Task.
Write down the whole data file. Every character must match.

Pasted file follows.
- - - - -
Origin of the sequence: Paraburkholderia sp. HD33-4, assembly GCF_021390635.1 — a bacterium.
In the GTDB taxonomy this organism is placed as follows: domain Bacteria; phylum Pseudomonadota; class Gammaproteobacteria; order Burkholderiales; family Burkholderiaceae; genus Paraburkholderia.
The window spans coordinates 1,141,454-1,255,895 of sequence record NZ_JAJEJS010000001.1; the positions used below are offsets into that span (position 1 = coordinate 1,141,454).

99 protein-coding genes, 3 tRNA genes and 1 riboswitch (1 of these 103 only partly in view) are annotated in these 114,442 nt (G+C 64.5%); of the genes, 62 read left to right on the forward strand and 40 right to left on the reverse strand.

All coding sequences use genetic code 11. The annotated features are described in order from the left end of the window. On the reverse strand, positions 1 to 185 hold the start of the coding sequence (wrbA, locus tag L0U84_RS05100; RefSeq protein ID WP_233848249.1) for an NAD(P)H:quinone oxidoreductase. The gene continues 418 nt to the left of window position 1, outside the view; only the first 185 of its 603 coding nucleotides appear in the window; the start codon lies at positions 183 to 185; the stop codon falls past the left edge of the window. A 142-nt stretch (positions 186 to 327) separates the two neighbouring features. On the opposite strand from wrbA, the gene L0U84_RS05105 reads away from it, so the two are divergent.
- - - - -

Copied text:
Origin of the sequence: Paraburkholderia sp. HD33-4, assembly GCF_021390635.1 — a bacterium.
In the GTDB taxonomy this organism is placed as follows: domain Bacteria; phylum Pseudomonadota; class Gammaproteobacteria; order Burkholderiales; family Burkholderiaceae; genus Paraburkholderia.
The window spans coordinates 1,141,454-1,255,895 of sequence record NZ_JAJEJS010000001.1; the positions used below are offsets into that span (position 1 = coordinate 1,141,454).

99 protein-coding genes, 3 tRNA genes and 1 riboswitch (1 of these 103 only partly in view) are annotated in these 114,442 nt (G+C 64.5%); of the genes, 62 read left to right on the forward strand and 40 right to left on the reverse strand.

All coding sequences use genetic code 11. The annotated features are described in order from the left end of the window. On the reverse strand, positions 1 to 185 hold the start of the coding sequence (wrbA, locus tag L0U84_RS05100; RefSeq protein ID WP_233848249.1) for an NAD(P)H:quinone oxidoreductase. The gene continues 418 nt to the left of window position 1, outside the view; only the first 185 of its 603 coding nucleotides appear in the window; the start codon lies at positions 183 to 185; the stop codon falls past the left edge of the window. A 142-nt stretch (positions 186 to 327) separates the two neighbouring features. On the opposite strand from wrbA, the gene L0U84_RS05105 reads away from it, so the two are divergent.